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USATODAY: Uber-for-kids is Shuddle’s parental pitch

Nick Allen, Shuddle’s 36-year-old founder, brainstormed his idea for the kid-centric company while working at ride-hailing startup Sidecar, whose drivers often called in saying they had requests to transport children. (Photo: Courtesy of Shuddle)

Reporting for USATODAY, Marco della Cava introduced parents to the new startup Shuddle, best described as an “Uber for kids.”

Busy working parents plus super-scheduled children equals car-shuttling madness and missed appointments. Shuddle, A new ride-hailing start-up hopes to improve that calculus. Shuddle, which operates throughout the Bay Area, provides rides to children — post-booster seat age — while promising parents peace of mind through its network of vetted drivers with a range of child-care experience.

Brian Solis shared his thoughts on the new service and also on whether or not Uber will also compete in this space. To set up Brian’s perspective, della Cava shares the story of Bruce Merrol in Mill Valley.

As a divorced father who works for a large financial institution, Berrol was finding it increasingly difficult to take his teenage son to all his after-school appointments. Now he uses Shuddle up to three times a week. “The first time, I was nervous and texting him the entire ride,” he says. “But I find it’s a solution that works, whether you’re a busy parent or maybe just lazy.”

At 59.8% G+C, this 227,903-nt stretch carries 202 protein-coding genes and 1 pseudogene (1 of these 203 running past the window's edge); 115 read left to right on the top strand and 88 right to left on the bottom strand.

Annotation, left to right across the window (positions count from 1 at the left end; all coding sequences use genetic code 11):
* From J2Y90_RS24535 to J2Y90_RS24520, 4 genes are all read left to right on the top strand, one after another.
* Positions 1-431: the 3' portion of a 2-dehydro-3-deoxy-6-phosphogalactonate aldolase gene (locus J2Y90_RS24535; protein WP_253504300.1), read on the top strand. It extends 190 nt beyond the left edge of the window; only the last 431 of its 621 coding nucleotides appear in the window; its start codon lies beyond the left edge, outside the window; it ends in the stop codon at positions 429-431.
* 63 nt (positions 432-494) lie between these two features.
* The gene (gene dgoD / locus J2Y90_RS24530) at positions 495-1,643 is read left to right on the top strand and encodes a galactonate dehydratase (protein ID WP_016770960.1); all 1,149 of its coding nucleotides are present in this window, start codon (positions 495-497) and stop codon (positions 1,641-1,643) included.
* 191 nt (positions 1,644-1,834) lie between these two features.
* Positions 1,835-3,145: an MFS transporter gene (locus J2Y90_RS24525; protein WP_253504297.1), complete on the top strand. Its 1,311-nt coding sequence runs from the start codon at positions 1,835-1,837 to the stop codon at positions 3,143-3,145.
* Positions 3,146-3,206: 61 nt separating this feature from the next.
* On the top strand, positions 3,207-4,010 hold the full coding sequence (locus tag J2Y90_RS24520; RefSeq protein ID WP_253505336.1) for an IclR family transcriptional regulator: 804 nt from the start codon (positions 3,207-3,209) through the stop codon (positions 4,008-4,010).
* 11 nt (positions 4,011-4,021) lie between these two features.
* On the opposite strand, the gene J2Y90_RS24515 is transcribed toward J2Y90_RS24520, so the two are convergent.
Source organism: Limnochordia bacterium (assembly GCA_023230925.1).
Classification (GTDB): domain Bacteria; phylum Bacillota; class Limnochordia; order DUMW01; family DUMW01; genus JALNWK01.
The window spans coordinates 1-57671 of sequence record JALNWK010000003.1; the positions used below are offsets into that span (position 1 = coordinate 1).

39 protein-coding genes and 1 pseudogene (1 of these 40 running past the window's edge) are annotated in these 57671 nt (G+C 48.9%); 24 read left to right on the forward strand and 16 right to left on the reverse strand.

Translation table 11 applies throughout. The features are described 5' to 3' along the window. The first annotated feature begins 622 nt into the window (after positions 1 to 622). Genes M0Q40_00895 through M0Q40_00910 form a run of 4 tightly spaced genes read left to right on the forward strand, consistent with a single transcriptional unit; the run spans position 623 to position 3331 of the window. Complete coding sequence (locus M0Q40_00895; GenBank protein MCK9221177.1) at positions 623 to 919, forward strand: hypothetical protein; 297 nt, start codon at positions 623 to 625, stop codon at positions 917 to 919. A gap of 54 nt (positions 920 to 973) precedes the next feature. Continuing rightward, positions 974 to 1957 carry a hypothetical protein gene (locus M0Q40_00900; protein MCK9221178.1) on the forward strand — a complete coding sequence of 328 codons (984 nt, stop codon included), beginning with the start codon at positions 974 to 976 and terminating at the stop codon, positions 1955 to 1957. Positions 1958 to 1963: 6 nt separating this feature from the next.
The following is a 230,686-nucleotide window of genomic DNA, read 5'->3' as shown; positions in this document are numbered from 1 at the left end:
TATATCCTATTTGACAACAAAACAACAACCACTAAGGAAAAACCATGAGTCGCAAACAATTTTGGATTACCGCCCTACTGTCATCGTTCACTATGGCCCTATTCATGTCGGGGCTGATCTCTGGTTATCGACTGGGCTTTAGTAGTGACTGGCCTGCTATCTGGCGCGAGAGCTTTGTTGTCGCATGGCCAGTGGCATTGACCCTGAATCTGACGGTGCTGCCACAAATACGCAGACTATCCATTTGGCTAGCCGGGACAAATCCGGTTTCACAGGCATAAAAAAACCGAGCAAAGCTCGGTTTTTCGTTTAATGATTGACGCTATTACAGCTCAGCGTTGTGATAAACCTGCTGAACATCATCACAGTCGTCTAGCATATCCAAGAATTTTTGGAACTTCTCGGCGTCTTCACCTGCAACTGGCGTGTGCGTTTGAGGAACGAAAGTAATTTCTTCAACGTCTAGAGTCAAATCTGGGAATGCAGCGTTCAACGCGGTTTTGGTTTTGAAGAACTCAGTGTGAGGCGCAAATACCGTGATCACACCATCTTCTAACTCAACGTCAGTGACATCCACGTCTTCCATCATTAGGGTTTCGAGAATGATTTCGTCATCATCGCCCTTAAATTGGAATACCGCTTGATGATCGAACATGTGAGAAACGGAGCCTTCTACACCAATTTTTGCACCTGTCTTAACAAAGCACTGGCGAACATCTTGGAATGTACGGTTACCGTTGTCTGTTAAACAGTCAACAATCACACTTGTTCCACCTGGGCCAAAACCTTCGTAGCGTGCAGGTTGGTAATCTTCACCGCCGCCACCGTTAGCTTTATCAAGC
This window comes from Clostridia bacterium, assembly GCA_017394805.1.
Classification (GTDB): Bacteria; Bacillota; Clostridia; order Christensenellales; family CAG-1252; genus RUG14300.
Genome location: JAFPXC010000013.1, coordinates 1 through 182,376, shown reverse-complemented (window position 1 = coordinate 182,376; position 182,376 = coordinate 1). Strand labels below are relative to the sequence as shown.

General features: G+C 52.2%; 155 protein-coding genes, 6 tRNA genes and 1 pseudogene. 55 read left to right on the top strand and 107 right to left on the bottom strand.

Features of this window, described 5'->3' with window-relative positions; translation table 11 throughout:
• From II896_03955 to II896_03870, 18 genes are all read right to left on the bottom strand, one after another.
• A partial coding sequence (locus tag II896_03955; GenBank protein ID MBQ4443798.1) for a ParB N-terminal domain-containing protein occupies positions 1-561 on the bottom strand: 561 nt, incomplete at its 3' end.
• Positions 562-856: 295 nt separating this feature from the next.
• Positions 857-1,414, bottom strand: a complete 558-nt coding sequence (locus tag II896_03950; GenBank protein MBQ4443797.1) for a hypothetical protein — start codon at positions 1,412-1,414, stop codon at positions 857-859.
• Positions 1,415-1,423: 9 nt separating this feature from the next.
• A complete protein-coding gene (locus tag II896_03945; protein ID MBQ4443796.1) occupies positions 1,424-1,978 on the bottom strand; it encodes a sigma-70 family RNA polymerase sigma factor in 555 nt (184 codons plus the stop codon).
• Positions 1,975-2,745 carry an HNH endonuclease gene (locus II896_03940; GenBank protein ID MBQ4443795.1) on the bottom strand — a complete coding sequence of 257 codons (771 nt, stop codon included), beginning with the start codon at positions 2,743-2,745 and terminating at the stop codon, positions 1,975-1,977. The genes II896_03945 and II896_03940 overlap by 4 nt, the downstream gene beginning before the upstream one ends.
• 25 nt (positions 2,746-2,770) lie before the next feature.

Berrol’s initial hesitancy is one of a few hurdles Shuddle will face as it tries to scale nationally, says Brian Solis, principal analyst with Altimeter Group.

“Two things they need to confront head on, one is making sure that through their marketing they make it OK for parents to outsource this sort of role, and the other is to make sure it remains relatively affordable for those outside of wealthy neighborhoods,” says Solis, adding that he has put his teens in Uber rides but often was met with frowns from fellow parents.

Solis says Uber could easily swoop in and steal this market share, but “it would have to work on its brand image first,” a reference to a number of instances — from sexist ad campaigns to charges that drivers assaulted passengers — that have plagued but not hobbled the $40 billion global juggernaut. “Uber isn’t helping Uber.”

Read the article at USATODAY.

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